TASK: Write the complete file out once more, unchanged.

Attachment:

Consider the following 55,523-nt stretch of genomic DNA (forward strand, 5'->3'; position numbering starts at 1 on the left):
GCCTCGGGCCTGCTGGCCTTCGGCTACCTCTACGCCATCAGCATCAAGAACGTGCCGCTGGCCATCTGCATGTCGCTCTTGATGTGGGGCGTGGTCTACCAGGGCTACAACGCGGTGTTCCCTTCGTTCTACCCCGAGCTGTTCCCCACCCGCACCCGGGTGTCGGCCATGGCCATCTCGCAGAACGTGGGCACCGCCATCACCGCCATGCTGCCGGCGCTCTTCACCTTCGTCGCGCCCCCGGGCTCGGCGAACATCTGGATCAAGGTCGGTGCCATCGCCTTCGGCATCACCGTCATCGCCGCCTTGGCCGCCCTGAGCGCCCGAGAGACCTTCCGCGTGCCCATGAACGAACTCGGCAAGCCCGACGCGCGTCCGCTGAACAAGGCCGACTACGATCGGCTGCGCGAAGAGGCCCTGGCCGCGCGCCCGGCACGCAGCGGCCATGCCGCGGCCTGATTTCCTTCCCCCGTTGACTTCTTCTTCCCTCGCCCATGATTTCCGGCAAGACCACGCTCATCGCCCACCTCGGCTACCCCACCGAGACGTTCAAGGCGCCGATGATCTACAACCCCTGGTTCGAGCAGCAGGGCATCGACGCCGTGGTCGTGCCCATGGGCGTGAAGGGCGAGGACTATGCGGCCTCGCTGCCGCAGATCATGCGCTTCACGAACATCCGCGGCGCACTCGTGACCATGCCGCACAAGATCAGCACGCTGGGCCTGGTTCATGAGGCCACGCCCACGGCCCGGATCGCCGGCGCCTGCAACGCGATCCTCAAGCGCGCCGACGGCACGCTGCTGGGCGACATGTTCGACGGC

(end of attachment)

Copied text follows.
Consider the following 55,523-nt stretch of genomic DNA (forward strand, 5'->3'; position numbering starts at 1 on the left):
GCCTCGGGCCTGCTGGCCTTCGGCTACCTCTACGCCATCAGCATCAAGAACGTGCCGCTGGCCATCTGCATGTCGCTCTTGATGTGGGGCGTGGTCTACCAGGGCTACAACGCGGTGTTCCCTTCGTTCTACCCCGAGCTGTTCCCCACCCGCACCCGGGTGTCGGCCATGGCCATCTCGCAGAACGTGGGCACCGCCATCACCGCCATGCTGCCGGCGCTCTTCACCTTCGTCGCGCCCCCGGGCTCGGCGAACATCTGGATCAAGGTCGGTGCCATCGCCTTCGGCATCACCGTCATCGCCGCCTTGGCCGCCCTGAGCGCCCGAGAGACCTTCCGCGTGCCCATGAACGAACTCGGCAAGCCCGACGCGCGTCCGCTGAACAAGGCCGACTACGATCGGCTGCGCGAAGAGGCCCTGGCCGCGCGCCCGGCACGCAGCGGCCATGCCGCGGCCTGATTTCCTTCCCCCGTTGACTTCTTCTTCCCTCGCCCATGATTTCCGGCAAGACCACGCTCATCGCCCACCTCGGCTACCCCACCGAGACGTTCAAGGCGCCGATGATCTACAACCCCTGGTTCGAGCAGCAGGGCATCGACGCCGTGGTCGTGCCCATGGGCGTGAAGGGCGAGGACTATGCGGCCTCGCTGCCGCAGATCATGCGCTTCACGAACATCCGCGGCGCACTCGTGACCATGCCGCACAAGATCAGCACGCTGGGCCTGGTTCATGAGGCCACGCCCACGGCCCGGATCGCCGGCGCCTGCAACGCGATCCTCAAGCGCGCCGACGGCACGCTGCTGGGCGACATGTTCGACGGC